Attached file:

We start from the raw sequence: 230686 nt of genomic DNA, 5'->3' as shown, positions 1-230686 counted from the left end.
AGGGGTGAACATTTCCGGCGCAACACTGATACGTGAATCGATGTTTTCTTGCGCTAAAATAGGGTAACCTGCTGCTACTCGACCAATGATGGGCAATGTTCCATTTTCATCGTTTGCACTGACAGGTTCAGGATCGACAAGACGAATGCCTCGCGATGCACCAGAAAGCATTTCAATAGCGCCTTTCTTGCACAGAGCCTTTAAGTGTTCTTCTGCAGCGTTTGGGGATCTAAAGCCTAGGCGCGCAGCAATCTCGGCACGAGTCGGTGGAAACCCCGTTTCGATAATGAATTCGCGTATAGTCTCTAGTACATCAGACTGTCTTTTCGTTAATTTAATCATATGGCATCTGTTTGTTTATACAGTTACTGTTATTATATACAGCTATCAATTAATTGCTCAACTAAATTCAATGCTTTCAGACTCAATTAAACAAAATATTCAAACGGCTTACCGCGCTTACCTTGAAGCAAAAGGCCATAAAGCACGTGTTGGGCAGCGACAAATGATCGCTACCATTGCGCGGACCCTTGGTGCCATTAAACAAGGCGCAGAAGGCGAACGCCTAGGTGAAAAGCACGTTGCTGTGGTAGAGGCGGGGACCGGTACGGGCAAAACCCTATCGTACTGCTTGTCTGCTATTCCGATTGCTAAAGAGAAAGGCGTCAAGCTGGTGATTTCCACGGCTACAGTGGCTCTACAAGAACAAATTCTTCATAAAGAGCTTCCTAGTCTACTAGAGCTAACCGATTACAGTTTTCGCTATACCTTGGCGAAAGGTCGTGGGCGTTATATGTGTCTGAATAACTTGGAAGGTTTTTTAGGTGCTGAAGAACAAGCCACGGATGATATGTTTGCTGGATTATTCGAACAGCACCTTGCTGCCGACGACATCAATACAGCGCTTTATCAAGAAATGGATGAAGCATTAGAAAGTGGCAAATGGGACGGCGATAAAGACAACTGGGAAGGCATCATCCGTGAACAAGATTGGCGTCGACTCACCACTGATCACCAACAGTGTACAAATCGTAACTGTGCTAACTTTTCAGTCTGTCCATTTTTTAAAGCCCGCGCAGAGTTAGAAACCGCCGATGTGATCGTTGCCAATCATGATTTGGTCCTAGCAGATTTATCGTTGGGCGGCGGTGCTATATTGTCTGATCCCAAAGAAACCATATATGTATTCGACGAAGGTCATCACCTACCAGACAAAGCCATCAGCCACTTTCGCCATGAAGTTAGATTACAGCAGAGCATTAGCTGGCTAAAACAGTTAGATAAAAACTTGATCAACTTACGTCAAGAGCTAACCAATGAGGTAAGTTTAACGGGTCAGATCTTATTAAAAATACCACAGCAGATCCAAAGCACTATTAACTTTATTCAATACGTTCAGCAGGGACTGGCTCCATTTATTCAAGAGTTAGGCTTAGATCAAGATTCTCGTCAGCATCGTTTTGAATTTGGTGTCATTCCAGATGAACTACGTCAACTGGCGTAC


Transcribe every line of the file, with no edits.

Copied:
We start from the raw sequence: 230686 nt of genomic DNA, 5'->3' as shown, positions 1-230686 counted from the left end.
AGGGGTGAACATTTCCGGCGCAACACTGATACGTGAATCGATGTTTTCTTGCGCTAAAATAGGGTAACCTGCTGCTACTCGACCAATGATGGGCAATGTTCCATTTTCATCGTTTGCACTGACAGGTTCAGGATCGACAAGACGAATGCCTCGCGATGCACCAGAAAGCATTTCAATAGCGCCTTTCTTGCACAGAGCCTTTAAGTGTTCTTCTGCAGCGTTTGGGGATCTAAAGCCTAGGCGCGCAGCAATCTCGGCACGAGTCGGTGGAAACCCCGTTTCGATAATGAATTCGCGTATAGTCTCTAGTACATCAGACTGTCTTTTCGTTAATTTAATCATATGGCATCTGTTTGTTTATACAGTTACTGTTATTATATACAGCTATCAATTAATTGCTCAACTAAATTCAATGCTTTCAGACTCAATTAAACAAAATATTCAAACGGCTTACCGCGCTTACCTTGAAGCAAAAGGCCATAAAGCACGTGTTGGGCAGCGACAAATGATCGCTACCATTGCGCGGACCCTTGGTGCCATTAAACAAGGCGCAGAAGGCGAACGCCTAGGTGAAAAGCACGTTGCTGTGGTAGAGGCGGGGACCGGTACGGGCAAAACCCTATCGTACTGCTTGTCTGCTATTCCGATTGCTAAAGAGAAAGGCGTCAAGCTGGTGATTTCCACGGCTACAGTGGCTCTACAAGAACAAATTCTTCATAAAGAGCTTCCTAGTCTACTAGAGCTAACCGATTACAGTTTTCGCTATACCTTGGCGAAAGGTCGTGGGCGTTATATGTGTCTGAATAACTTGGAAGGTTTTTTAGGTGCTGAAGAACAAGCCACGGATGATATGTTTGCTGGATTATTCGAACAGCACCTTGCTGCCGACGACATCAATACAGCGCTTTATCAAGAAATGGATGAAGCATTAGAAAGTGGCAAATGGGACGGCGATAAAGACAACTGGGAAGGCATCATCCGTGAACAAGATTGGCGTCGACTCACCACTGATCACCAACAGTGTACAAATCGTAACTGTGCTAACTTTTCAGTCTGTCCATTTTTTAAAGCCCGCGCAGAGTTAGAAACCGCCGATGTGATCGTTGCCAATCATGATTTGGTCCTAGCAGATTTATCGTTGGGCGGCGGTGCTATATTGTCTGATCCCAAAGAAACCATATATGTATTCGACGAAGGTCATCACCTACCAGACAAAGCCATCAGCCACTTTCGCCATGAAGTTAGATTACAGCAGAGCATTAGCTGGCTAAAACAGTTAGATAAAAACTTGATCAACTTACGTCAAGAGCTAACCAATGAGGTAAGTTTAACGGGTCAGATCTTATTAAAAATACCACAGCAGATCCAAAGCACTATTAACTTTATTCAATACGTTCAGCAGGGACTGGCTCCATTTATTCAAGAGTTAGGCTTAGATCAAGATTCTCGTCAGCATCGTTTTGAATTTGGTGTCATTCCAGATGAACTACGTCAACTGGCGTAC